Even if the employer has no explicit employment agreement with the worker, certain actions and representations may bind the employer just as if there were a written contract signed by both parties. If an employee can prove that an employee manual contains discipline, job security, and termination procedures, the manual may constitute a unilateral offer to contract that an employee may accept through continued employment.
Employers should be cautious about allowing anyone in the organization to make a promise of job security to an employee or applicant. If the promise can be seen as an inducement for an employee or prospective employee to give up something of value, by relocating, for instance, or by leaving a good job or turning down an attractive job offer, it is likely to be considered a “contract.” A federal or state law, collective bargaining agreement, or individual employment contract may place further limitations on an otherwise employment-at-will relationship.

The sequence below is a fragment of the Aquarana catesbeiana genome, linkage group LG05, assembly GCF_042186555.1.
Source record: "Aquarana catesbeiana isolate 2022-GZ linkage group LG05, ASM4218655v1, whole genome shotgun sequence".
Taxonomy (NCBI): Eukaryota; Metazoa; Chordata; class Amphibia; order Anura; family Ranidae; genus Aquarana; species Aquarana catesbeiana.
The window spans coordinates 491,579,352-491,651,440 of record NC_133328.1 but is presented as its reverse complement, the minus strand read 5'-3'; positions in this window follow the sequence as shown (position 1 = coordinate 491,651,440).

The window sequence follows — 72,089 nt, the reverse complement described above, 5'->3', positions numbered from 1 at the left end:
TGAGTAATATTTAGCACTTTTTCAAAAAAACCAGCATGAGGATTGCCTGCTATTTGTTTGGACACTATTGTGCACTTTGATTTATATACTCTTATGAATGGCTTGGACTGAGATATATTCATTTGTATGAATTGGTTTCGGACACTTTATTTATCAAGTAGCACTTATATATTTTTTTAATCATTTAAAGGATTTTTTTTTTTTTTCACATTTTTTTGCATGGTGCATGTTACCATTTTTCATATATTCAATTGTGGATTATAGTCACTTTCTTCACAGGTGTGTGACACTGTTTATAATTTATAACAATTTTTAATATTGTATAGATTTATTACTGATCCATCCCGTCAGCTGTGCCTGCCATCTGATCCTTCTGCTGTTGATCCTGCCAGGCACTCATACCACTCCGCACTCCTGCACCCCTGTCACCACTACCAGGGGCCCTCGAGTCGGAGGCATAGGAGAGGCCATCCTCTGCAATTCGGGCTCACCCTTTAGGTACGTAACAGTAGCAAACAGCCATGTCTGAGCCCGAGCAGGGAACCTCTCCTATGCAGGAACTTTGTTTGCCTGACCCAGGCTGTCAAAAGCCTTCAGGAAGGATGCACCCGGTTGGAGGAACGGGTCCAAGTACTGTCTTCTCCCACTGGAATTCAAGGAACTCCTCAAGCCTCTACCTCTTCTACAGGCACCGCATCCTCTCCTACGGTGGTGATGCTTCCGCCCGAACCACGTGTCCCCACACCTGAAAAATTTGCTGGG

Burden of proof. If the employer is charged with retaliatory discharge, the employee must prove his or her claim. However, circumstantial evidence can be devastating to the employer's defense. As a result, it is essential to be able to show conclusively, with both testimony and documentation, that the employee's “protected” conduct was in no way related to the discharge.
Garnishment. An employer may not discharge, discipline, ...